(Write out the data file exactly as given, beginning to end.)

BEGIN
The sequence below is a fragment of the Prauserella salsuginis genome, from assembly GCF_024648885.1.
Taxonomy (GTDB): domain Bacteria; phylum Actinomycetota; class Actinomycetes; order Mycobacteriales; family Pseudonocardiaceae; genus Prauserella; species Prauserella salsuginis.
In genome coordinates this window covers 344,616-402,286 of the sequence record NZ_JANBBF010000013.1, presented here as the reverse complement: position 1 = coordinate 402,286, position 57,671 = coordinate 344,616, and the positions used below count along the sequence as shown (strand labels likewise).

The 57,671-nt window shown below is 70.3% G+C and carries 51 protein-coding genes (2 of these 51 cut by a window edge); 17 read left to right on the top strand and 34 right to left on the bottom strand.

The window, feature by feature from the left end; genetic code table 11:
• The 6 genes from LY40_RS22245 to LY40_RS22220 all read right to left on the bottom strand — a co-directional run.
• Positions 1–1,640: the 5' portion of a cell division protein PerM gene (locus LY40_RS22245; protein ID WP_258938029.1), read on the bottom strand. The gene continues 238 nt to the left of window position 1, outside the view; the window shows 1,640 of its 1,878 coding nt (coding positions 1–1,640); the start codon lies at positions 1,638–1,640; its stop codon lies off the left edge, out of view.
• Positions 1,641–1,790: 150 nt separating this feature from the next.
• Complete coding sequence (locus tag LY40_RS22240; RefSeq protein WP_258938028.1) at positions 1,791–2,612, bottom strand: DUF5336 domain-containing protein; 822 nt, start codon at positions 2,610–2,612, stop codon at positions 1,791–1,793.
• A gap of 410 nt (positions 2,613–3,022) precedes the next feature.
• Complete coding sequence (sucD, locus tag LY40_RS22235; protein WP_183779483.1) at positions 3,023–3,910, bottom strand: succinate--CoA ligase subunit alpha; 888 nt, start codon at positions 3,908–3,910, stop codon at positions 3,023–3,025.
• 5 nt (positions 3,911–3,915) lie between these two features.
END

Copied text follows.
The sequence below is a fragment of the Prauserella salsuginis genome, from assembly GCF_024648885.1.
Taxonomy (GTDB): domain Bacteria; phylum Actinomycetota; class Actinomycetes; order Mycobacteriales; family Pseudonocardiaceae; genus Prauserella; species Prauserella salsuginis.
In genome coordinates this window covers 344,616-402,286 of the sequence record NZ_JANBBF010000013.1, presented here as the reverse complement: position 1 = coordinate 402,286, position 57,671 = coordinate 344,616, and the positions used below count along the sequence as shown (strand labels likewise).

The 57,671-nt window shown below is 70.3% G+C and carries 51 protein-coding genes (2 of these 51 cut by a window edge); 17 read left to right on the top strand and 34 right to left on the bottom strand.

The window, feature by feature from the left end; genetic code table 11:
• The 6 genes from LY40_RS22245 to LY40_RS22220 all read right to left on the bottom strand — a co-directional run.
• Positions 1–1,640: the 5' portion of a cell division protein PerM gene (locus LY40_RS22245; protein ID WP_258938029.1), read on the bottom strand. The gene continues 238 nt to the left of window position 1, outside the view; the window shows 1,640 of its 1,878 coding nt (coding positions 1–1,640); the start codon lies at positions 1,638–1,640; its stop codon lies off the left edge, out of view.
• Positions 1,641–1,790: 150 nt separating this feature from the next.
• Complete coding sequence (locus tag LY40_RS22240; RefSeq protein WP_258938028.1) at positions 1,791–2,612, bottom strand: DUF5336 domain-containing protein; 822 nt, start codon at positions 2,610–2,612, stop codon at positions 1,791–1,793.
• A gap of 410 nt (positions 2,613–3,022) precedes the next feature.
• Complete coding sequence (sucD, locus tag LY40_RS22235; protein WP_183779483.1) at positions 3,023–3,910, bottom strand: succinate--CoA ligase subunit alpha; 888 nt, start codon at positions 3,908–3,910, stop codon at positions 3,023–3,025.
• 5 nt (positions 3,911–3,915) lie between these two features.